It has to be balance between the employer/employee for this thing to work. If the employee gets awesome compensation and the employer doesn't get something worthwhile in return, it doesn't work. Likewise, if the employee doesn't get decent compensation and the employer gets some valuable product, it doesn't work. If the employee and the employer both benefit, then everyone wins and there is balance in the give/take. In those unbalanced situations, either an employee quits or they're canned.
I suppose you could take advantage of the economy and low ball new hires and work them like dogs, but that's a pretty gruesome way to run a business.
i agree. part of me is also surprised his drive is lasting as long as it is.
Why is this professor, who values his 10 years of digital work, keeping all his eggs in one basket? That guy should be regularly backing up data that is irreplaceable. Theft, loss, hardware failure or even operator error could all lead to a devastating loss.
1. Attention to detail. It's amazing that new guys here who are veterans don't have that. A requirement will come in and they'll get 90% of it done, but either gloss over or not notice the 10% they didn't do. I take pride in my work and I would expect others to at least pay attention to detail in theirs.
2. Extra effort. I work in a small company so each cog that contributes to the team translates to a stronger company. If a customer who uses our software has an issue and it's critical, we expect someone to handle it in a timely fashion even if it means working on weekends or late into the night/morning.
3. Team player. We work in a team where I am at, and no single developer stands on their own. Everyone has their own area of expertise and we often go to each other looking for insight or help. People shouldn't be afraid to ask for help and others, time permitting, should give assistance to others. Also a big part of being a team player is offering *constructive* criticism. Don't be negative or if you do, have it lead to a positive outcome. I know a lot of developers may have foot-in-mouth syndrome (even if they don't know they do) or more destructive than constructive, but it's important to try to reach a positive result with everyone feeling better about the situation than before. Nothing destroys morale than a fly in the ointment or a nay-sayer... I do agree in logical discussions and hearing everyone out, but once a decision is made, people need to move on and not be petty.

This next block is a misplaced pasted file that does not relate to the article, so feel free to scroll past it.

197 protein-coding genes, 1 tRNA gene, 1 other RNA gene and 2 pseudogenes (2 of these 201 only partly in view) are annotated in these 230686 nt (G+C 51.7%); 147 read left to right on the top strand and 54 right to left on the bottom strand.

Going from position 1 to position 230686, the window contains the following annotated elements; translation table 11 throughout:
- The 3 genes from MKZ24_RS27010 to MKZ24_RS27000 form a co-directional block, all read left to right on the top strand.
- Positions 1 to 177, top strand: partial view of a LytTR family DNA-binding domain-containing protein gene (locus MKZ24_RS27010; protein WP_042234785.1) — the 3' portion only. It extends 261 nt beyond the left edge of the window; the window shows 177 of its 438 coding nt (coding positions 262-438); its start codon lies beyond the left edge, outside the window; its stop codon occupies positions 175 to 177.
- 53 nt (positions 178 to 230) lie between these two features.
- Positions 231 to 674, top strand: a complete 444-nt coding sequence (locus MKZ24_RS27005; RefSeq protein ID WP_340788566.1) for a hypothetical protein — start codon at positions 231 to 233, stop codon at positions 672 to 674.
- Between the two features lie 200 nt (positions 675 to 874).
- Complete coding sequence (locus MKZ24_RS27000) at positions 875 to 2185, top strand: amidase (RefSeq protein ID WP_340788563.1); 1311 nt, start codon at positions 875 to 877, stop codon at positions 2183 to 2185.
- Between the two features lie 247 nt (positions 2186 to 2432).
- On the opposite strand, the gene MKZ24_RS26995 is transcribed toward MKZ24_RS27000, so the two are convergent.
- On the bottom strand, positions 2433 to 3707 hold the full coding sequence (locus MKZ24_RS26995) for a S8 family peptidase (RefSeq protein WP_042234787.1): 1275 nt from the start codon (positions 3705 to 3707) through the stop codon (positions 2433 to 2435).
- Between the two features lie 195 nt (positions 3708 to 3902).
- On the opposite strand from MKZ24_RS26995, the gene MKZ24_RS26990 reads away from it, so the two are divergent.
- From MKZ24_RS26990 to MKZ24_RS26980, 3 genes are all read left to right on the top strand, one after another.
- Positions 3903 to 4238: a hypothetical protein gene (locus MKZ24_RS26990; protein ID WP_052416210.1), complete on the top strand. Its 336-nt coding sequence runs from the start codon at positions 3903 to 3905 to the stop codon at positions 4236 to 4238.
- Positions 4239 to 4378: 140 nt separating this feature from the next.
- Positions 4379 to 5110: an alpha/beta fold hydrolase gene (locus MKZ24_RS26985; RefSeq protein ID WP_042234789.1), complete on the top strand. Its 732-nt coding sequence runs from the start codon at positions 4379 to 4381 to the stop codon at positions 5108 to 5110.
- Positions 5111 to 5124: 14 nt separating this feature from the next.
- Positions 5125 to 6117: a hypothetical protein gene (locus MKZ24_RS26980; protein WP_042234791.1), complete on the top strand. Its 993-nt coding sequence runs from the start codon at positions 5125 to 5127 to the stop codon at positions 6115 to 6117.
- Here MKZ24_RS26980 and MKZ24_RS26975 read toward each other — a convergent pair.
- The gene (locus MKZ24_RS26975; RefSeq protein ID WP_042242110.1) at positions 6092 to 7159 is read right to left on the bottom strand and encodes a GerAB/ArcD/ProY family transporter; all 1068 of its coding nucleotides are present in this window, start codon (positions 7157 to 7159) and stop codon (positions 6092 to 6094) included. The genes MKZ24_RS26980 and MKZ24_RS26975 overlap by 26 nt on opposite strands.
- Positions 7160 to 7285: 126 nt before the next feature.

4. Curiosity. It annoys me when someone asks for help without even trying. My general rule of thumb when it comes to helping is if you've tried solving a problem for an hour and have no measurable progress, outside help is advised. But curiosity also serves to improve something or to gain more knowledge.
5. Thoroughness. If a bug should resolve itself with a bizarre fix, why did it fix it? What is the real underlying cause? I've worked with people who say they've fixed an issue when they've just fixed the symptoms or have put a bandage on a wider problem. If you know the problem is bigger and it is important enough, why not spend the time (time permitting) and fix it the right way?
6. Take Notes!!! Nothing annoys me more than having to tell someone how to do something over and over and over again. I can understand once or twice. But beyond the 3rd or 4th is a waste of my time. If you know you're going to have a tough time remembering, take notes! Write something down or do something! Be creative!
Anyways, that's what I've come to value in developers here where I work as a lead developer.
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